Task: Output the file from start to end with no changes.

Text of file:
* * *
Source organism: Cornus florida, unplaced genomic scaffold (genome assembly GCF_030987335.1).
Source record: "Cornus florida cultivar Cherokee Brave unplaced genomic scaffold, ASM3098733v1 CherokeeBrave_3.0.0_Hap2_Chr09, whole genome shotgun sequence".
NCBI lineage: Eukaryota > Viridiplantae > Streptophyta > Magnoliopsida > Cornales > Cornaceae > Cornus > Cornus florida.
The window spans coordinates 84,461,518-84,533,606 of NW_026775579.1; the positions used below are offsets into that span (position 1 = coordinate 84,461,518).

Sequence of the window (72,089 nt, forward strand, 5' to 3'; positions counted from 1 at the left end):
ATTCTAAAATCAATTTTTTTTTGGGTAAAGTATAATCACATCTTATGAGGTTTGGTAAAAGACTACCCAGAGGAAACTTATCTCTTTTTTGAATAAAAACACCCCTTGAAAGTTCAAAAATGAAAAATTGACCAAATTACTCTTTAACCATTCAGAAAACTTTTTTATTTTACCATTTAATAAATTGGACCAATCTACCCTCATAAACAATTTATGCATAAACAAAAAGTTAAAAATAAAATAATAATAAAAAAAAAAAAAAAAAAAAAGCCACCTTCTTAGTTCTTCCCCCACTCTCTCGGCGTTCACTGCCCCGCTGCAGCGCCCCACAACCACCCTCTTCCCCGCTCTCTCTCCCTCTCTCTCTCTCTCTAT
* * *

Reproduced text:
Source organism: Cornus florida, unplaced genomic scaffold (genome assembly GCF_030987335.1).
Source record: "Cornus florida cultivar Cherokee Brave unplaced genomic scaffold, ASM3098733v1 CherokeeBrave_3.0.0_Hap2_Chr09, whole genome shotgun sequence".
NCBI lineage: Eukaryota > Viridiplantae > Streptophyta > Magnoliopsida > Cornales > Cornaceae > Cornus > Cornus florida.
The window spans coordinates 84,461,518-84,533,606 of NW_026775579.1; the positions used below are offsets into that span (position 1 = coordinate 84,461,518).

Sequence of the window (72,089 nt, forward strand, 5' to 3'; positions counted from 1 at the left end):
ATTCTAAAATCAATTTTTTTTTGGGTAAAGTATAATCACATCTTATGAGGTTTGGTAAAAGACTACCCAGAGGAAACTTATCTCTTTTTTGAATAAAAACACCCCTTGAAAGTTCAAAAATGAAAAATTGACCAAATTACTCTTTAACCATTCAGAAAACTTTTTTATTTTACCATTTAATAAATTGGACCAATCTACCCTCATAAACAATTTATGCATAAACAAAAAGTTAAAAATAAAATAATAATAAAAAAAAAAAAAAAAAAAAAGCCACCTTCTTAGTTCTTCCCCCACTCTCTCGGCGTTCACTGCCCCGCTGCAGCGCCCCACAACCACCCTCTTCCCCGCTCTCTCTCCCTCTCTCTCTCTCTCTAT